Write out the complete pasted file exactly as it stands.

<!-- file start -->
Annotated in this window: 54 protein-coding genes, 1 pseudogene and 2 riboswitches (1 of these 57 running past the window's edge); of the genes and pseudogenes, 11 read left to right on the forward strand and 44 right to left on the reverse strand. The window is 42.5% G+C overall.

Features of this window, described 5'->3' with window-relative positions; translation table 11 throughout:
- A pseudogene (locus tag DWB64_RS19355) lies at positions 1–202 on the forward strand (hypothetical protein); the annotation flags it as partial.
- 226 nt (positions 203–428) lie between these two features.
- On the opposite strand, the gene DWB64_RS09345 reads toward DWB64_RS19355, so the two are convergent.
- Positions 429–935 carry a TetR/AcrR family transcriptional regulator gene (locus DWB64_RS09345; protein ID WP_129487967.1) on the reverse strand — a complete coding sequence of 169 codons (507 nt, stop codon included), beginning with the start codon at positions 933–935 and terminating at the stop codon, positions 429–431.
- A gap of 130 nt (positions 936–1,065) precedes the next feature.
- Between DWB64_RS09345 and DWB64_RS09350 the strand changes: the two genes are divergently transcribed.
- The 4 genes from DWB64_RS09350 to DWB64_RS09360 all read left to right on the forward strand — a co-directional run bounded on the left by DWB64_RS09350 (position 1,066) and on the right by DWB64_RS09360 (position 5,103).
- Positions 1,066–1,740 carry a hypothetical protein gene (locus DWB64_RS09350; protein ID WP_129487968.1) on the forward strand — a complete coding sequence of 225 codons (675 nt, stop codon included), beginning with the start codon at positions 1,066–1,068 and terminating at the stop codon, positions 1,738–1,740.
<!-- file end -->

Annotated in this window: 54 protein-coding genes, 1 pseudogene and 2 riboswitches (1 of these 57 running past the window's edge); of the genes and pseudogenes, 11 read left to right on the forward strand and 44 right to left on the reverse strand. The window is 42.5% G+C overall.

Features of this window, described 5'->3' with window-relative positions; translation table 11 throughout:
- A pseudogene (locus tag DWB64_RS19355) lies at positions 1–202 on the forward strand (hypothetical protein); the annotation flags it as partial.
- 226 nt (positions 203–428) lie between these two features.
- On the opposite strand, the gene DWB64_RS09345 reads toward DWB64_RS19355, so the two are convergent.
- Positions 429–935 carry a TetR/AcrR family transcriptional regulator gene (locus DWB64_RS09345; protein ID WP_129487967.1) on the reverse strand — a complete coding sequence of 169 codons (507 nt, stop codon included), beginning with the start codon at positions 933–935 and terminating at the stop codon, positions 429–431.
- A gap of 130 nt (positions 936–1,065) precedes the next feature.
- Between DWB64_RS09345 and DWB64_RS09350 the strand changes: the two genes are divergently transcribed.
- The 4 genes from DWB64_RS09350 to DWB64_RS09360 all read left to right on the forward strand — a co-directional run bounded on the left by DWB64_RS09350 (position 1,066) and on the right by DWB64_RS09360 (position 5,103).
- Positions 1,066–1,740 carry a hypothetical protein gene (locus DWB64_RS09350; protein ID WP_129487968.1) on the forward strand — a complete coding sequence of 225 codons (675 nt, stop codon included), beginning with the start codon at positions 1,066–1,068 and terminating at the stop codon, positions 1,738–1,740.